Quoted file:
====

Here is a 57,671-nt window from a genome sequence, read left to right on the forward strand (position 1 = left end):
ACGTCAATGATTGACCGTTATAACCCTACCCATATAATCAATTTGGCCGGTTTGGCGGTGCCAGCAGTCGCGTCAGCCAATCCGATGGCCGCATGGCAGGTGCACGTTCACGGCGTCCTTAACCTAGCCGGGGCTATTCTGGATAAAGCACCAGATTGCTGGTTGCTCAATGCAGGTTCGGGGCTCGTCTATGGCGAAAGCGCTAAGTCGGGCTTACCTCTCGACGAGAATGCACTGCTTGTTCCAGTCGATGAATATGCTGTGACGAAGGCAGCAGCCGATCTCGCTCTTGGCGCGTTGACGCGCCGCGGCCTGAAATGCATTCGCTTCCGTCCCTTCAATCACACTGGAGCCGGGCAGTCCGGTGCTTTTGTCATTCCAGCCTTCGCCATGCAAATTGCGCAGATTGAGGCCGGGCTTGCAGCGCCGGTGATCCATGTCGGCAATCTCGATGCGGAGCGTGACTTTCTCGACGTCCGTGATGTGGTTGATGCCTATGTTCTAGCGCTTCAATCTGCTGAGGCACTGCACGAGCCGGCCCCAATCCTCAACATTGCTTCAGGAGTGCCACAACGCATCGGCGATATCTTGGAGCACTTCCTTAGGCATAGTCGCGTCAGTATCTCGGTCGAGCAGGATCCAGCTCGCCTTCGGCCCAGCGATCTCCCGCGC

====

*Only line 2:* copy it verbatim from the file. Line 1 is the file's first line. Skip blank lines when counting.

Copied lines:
ACGTCAATGATTGACCGTTATAACCCTACCCATATAATCAATTTGGCCGGTTTGGCGGTGCCAGCAGTCGCGTCAGCCAATCCGATGGCCGCATGGCAGGTGCACGTTCACGGCGTCCTTAACCTAGCCGGGGCTATTCTGGATAAAGCACCAGATTGCTGGTTGCTCAATGCAGGTTCGGGGCTCGTCTATGGCGAAAGCGCTAAGTCGGGCTTACCTCTCGACGAGAATGCACTGCTTGTTCCAGTCGATGAATATGCTGTGACGAAGGCAGCAGCCGATCTCGCTCTTGGCGCGTTGACGCGCCGCGGCCTGAAATGCATTCGCTTCCGTCCCTTCAATCACACTGGAGCCGGGCAGTCCGGTGCTTTTGTCATTCCAGCCTTCGCCATGCAAATTGCGCAGATTGAGGCCGGGCTTGCAGCGCCGGTGATCCATGTCGGCAATCTCGATGCGGAGCGTGACTTTCTCGACGTCCGTGATGTGGTTGATGCCTATGTTCTAGCGCTTCAATCTGCTGAGGCACTGCACGAGCCGGCCCCAATCCTCAACATTGCTTCAGGAGTGCCACAACGCATCGGCGATATCTTGGAGCACTTCCTTAGGCATAGTCGCGTCAGTATCTCGGTCGAGCAGGATCCAGCTCGCCTTCGGCCCAGCGATCTCCCGCGC